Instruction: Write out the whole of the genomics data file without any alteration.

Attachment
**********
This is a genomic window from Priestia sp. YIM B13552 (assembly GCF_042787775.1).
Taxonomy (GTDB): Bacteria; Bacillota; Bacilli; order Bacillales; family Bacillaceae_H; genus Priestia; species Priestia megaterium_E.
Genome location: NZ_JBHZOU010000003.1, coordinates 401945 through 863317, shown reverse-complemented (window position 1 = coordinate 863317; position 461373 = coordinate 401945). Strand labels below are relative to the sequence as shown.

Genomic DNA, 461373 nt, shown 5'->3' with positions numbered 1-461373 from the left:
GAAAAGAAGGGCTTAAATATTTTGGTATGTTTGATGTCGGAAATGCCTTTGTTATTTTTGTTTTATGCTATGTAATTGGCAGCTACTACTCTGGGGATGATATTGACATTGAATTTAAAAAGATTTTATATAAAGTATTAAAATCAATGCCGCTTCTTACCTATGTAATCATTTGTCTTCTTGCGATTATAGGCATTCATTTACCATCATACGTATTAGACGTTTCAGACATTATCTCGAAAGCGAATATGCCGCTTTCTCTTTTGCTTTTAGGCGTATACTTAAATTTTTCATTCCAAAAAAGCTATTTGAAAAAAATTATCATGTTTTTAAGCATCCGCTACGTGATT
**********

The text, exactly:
This is a genomic window from Priestia sp. YIM B13552 (assembly GCF_042787775.1).
Taxonomy (GTDB): Bacteria; Bacillota; Bacilli; order Bacillales; family Bacillaceae_H; genus Priestia; species Priestia megaterium_E.
Genome location: NZ_JBHZOU010000003.1, coordinates 401945 through 863317, shown reverse-complemented (window position 1 = coordinate 863317; position 461373 = coordinate 401945). Strand labels below are relative to the sequence as shown.

Genomic DNA, 461373 nt, shown 5'->3' with positions numbered 1-461373 from the left:
GAAAAGAAGGGCTTAAATATTTTGGTATGTTTGATGTCGGAAATGCCTTTGTTATTTTTGTTTTATGCTATGTAATTGGCAGCTACTACTCTGGGGATGATATTGACATTGAATTTAAAAAGATTTTATATAAAGTATTAAAATCAATGCCGCTTCTTACCTATGTAATCATTTGTCTTCTTGCGATTATAGGCATTCATTTACCATCATACGTATTAGACGTTTCAGACATTATCTCGAAAGCGAATATGCCGCTTTCTCTTTTGCTTTTAGGCGTATACTTAAATTTTTCATTCCAAAAAAGCTATTTGAAAAAAATTATCATGTTTTTAAGCATCCGCTACGTGATT